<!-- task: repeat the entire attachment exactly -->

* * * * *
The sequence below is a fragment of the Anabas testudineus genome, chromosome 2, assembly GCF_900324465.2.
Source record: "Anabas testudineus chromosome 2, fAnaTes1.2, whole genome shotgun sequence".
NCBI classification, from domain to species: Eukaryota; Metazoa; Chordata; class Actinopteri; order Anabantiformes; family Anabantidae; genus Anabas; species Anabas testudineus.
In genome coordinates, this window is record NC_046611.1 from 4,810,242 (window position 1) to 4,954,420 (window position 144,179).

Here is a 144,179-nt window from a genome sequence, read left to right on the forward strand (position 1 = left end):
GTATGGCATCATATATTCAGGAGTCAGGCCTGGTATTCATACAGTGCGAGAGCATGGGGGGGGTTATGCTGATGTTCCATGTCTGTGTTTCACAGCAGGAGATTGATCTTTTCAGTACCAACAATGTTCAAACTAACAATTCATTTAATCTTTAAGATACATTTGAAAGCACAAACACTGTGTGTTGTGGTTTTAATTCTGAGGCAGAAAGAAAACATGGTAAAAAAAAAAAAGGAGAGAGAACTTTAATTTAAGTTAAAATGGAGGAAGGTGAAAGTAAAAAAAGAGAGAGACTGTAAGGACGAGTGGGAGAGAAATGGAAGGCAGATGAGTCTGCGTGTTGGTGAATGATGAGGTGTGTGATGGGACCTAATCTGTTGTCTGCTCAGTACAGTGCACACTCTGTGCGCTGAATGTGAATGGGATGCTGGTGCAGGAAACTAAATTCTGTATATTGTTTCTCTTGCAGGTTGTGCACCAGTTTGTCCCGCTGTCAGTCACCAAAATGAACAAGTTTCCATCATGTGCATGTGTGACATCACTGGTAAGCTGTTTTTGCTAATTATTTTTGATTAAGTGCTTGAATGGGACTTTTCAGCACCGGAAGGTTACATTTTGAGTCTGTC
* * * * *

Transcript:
The sequence below is a fragment of the Anabas testudineus genome, chromosome 2, assembly GCF_900324465.2.
Source record: "Anabas testudineus chromosome 2, fAnaTes1.2, whole genome shotgun sequence".
NCBI classification, from domain to species: Eukaryota; Metazoa; Chordata; class Actinopteri; order Anabantiformes; family Anabantidae; genus Anabas; species Anabas testudineus.
In genome coordinates, this window is record NC_046611.1 from 4,810,242 (window position 1) to 4,954,420 (window position 144,179).

Here is a 144,179-nt window from a genome sequence, read left to right on the forward strand (position 1 = left end):
GTATGGCATCATATATTCAGGAGTCAGGCCTGGTATTCATACAGTGCGAGAGCATGGGGGGGGTTATGCTGATGTTCCATGTCTGTGTTTCACAGCAGGAGATTGATCTTTTCAGTACCAACAATGTTCAAACTAACAATTCATTTAATCTTTAAGATACATTTGAAAGCACAAACACTGTGTGTTGTGGTTTTAATTCTGAGGCAGAAAGAAAACATGGTAAAAAAAAAAAAGGAGAGAGAACTTTAATTTAAGTTAAAATGGAGGAAGGTGAAAGTAAAAAAAGAGAGAGACTGTAAGGACGAGTGGGAGAGAAATGGAAGGCAGATGAGTCTGCGTGTTGGTGAATGATGAGGTGTGTGATGGGACCTAATCTGTTGTCTGCTCAGTACAGTGCACACTCTGTGCGCTGAATGTGAATGGGATGCTGGTGCAGGAAACTAAATTCTGTATATTGTTTCTCTTGCAGGTTGTGCACCAGTTTGTCCCGCTGTCAGTCACCAAAATGAACAAGTTTCCATCATGTGCATGTGTGACATCACTGGTAAGCTGTTTTTGCTAATTATTTTTGATTAAGTGCTTGAATGGGACTTTTCAGCACCGGAAGGTTACATTTTGAGTCTGTC